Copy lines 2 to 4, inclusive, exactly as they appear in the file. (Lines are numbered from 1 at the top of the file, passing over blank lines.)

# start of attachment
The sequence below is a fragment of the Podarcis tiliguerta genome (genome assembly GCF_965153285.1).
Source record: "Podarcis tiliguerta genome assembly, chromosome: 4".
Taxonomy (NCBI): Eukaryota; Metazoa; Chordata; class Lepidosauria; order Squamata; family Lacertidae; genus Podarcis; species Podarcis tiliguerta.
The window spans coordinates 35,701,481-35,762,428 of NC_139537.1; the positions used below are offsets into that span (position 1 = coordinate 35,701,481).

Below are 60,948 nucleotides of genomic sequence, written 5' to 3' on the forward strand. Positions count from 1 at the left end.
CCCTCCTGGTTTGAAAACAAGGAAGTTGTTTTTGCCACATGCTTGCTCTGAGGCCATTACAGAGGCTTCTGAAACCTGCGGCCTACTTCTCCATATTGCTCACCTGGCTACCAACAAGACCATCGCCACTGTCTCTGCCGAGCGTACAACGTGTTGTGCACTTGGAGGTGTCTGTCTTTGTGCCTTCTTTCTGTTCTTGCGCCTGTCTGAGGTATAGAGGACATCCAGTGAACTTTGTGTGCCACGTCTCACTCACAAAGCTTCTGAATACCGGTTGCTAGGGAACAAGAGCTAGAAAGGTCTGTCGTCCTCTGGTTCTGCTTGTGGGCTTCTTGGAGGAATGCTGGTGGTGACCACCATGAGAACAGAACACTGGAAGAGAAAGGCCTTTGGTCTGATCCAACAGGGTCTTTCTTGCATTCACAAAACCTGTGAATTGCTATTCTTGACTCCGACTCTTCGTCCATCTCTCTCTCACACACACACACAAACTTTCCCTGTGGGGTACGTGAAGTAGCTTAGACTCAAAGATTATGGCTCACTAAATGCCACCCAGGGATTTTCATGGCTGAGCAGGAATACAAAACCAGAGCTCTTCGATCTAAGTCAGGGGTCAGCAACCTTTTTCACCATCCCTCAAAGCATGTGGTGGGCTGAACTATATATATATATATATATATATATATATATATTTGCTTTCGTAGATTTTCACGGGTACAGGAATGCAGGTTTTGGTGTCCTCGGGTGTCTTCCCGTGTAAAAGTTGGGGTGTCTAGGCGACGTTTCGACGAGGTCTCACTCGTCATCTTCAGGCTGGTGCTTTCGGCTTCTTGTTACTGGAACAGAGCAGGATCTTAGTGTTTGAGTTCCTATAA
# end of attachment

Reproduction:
Source record: "Podarcis tiliguerta genome assembly, chromosome: 4".
Taxonomy (NCBI): Eukaryota; Metazoa; Chordata; class Lepidosauria; order Squamata; family Lacertidae; genus Podarcis; species Podarcis tiliguerta.
The window spans coordinates 35,701,481-35,762,428 of NC_139537.1; the positions used below are offsets into that span (position 1 = coordinate 35,701,481).